This town may soon be home to the Hedgehogs. Or the Hawks. Or some other animal or force of nature that represents Holly Springs.
The Coastal Plain League on Friday wrapped up its 10-day contest to submit nickname suggestions for the baseball team it plans to launch in Holly Springs next year.
“We are looking for something that speaks for Holly Springs ... maybe something that’s indigenous to the area,” said Pete Bock, president of the league. “Something you can utilize in your colors and uniform.”
The Asheboro Copperheads, Edenton Steamers and Wilson Tobs are among the other 14 teams in the league, which stretches from central Virginia to Columbia, S.C.
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The league plans to pick a nickname, choose a color scheme and reveal a logo for the Holly Springs team by the end of September.
“We want to be out on the streets selling tickets by October 1st,” Bock said.
The Coastal Plain League started in 1937 and dissolved in 1952. Bock, a longtime minor league executive, resurrected it in 1996.
Its teams feature rosters of unpaid college players who use the 56-game schedule from late May to mid-August to hone their skills for collegiate play.
More than 65 Coastal Plain League players have made it to the majors, including 25 in the last three years, according to the league’s website.
The league touts Justin Verlander, who played for the Wilson Tobs in 2002, as its top alum. The Detroit Tigers ace was named MVP and won the Cy Young Award as top pitcher of the American League in 2011.
The league agreed to expand to Holly Springs last year after the town cemented plans to build the North Main Athletic Complex, a 1,800-seat multisport stadium with turf that will also host concerts and amateur sports.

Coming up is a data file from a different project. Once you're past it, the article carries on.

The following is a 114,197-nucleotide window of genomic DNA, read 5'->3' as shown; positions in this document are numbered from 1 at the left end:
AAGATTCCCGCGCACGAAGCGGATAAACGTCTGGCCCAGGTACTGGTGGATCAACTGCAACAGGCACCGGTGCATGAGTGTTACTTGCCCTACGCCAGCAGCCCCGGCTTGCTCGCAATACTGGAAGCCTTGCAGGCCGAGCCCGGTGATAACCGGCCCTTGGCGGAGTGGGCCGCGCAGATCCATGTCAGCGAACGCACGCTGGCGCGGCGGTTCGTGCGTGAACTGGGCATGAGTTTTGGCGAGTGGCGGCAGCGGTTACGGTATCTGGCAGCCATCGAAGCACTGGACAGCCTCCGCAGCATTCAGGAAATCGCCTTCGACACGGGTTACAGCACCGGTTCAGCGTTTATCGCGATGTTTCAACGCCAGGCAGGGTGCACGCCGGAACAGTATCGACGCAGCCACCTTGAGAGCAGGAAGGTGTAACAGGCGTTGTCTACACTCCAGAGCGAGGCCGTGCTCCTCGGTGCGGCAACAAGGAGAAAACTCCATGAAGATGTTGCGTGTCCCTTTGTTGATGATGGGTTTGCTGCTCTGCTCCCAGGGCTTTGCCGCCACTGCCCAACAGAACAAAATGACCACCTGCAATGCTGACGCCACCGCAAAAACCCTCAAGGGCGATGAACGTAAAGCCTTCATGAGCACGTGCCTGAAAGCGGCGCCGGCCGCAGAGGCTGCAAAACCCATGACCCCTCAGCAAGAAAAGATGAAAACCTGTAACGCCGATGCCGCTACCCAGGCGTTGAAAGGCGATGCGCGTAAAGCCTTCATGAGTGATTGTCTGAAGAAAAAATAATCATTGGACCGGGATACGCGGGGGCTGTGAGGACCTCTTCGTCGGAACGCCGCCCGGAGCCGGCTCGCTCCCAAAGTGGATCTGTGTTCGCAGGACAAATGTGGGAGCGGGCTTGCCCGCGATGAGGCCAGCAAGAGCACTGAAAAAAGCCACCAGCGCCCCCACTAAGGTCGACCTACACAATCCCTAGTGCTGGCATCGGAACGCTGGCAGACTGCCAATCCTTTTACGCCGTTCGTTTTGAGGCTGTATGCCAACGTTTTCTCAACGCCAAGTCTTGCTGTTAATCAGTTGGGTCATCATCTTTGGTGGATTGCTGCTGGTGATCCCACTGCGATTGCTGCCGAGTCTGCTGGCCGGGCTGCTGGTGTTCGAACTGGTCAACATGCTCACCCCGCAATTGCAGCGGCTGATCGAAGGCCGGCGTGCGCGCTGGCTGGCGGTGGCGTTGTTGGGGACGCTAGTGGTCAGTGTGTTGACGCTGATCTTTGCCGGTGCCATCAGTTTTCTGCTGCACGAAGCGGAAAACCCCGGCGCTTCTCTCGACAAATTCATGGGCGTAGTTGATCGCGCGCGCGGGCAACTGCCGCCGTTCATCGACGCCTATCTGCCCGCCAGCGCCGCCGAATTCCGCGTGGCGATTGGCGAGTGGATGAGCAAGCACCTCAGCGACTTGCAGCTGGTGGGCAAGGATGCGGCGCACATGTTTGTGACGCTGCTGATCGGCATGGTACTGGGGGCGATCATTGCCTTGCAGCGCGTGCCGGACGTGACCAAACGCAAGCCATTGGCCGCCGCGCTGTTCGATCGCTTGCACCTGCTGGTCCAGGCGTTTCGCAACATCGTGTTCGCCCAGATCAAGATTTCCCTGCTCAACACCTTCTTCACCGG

The franchise will thrive, Bock said, because Holly Springs continues to see rapid population growth.
The town has grown by 5,000 people since the Coastal Plain League moved its headquarters to Holly Springs from Raleigh in 2009.
“We have had our CPL office in Holly Springs and have gotten to recognize the future growth of the entire South Western area of Wake County,” Bock said in an email.
The town of 29,000 is expected to add another 8,000 people by 2019.
The facility is partially being paid for by bonds approved by voters in 2011 and partnerships with local athletic organizations.
Holly Springs recently sought $2.8 million in county funding for several features of the stadium project, including a road connection to the N.C. 55 Bypass, a concessions building that would be used as a beer garden and a large scoreboard video screen.
The Wake County Board of Commissioners declined to award Holly Springs money for the project last month.
The town is now pursuing several options – including sponsorships – to pay for the extra features.
“It’s going to be extremely popular,” Mayor Dick Sears said of the team and stadium. “I expect big things from this. I think you’ll see the quality of the players being pretty darn close to the (Carolina) Mudcats.”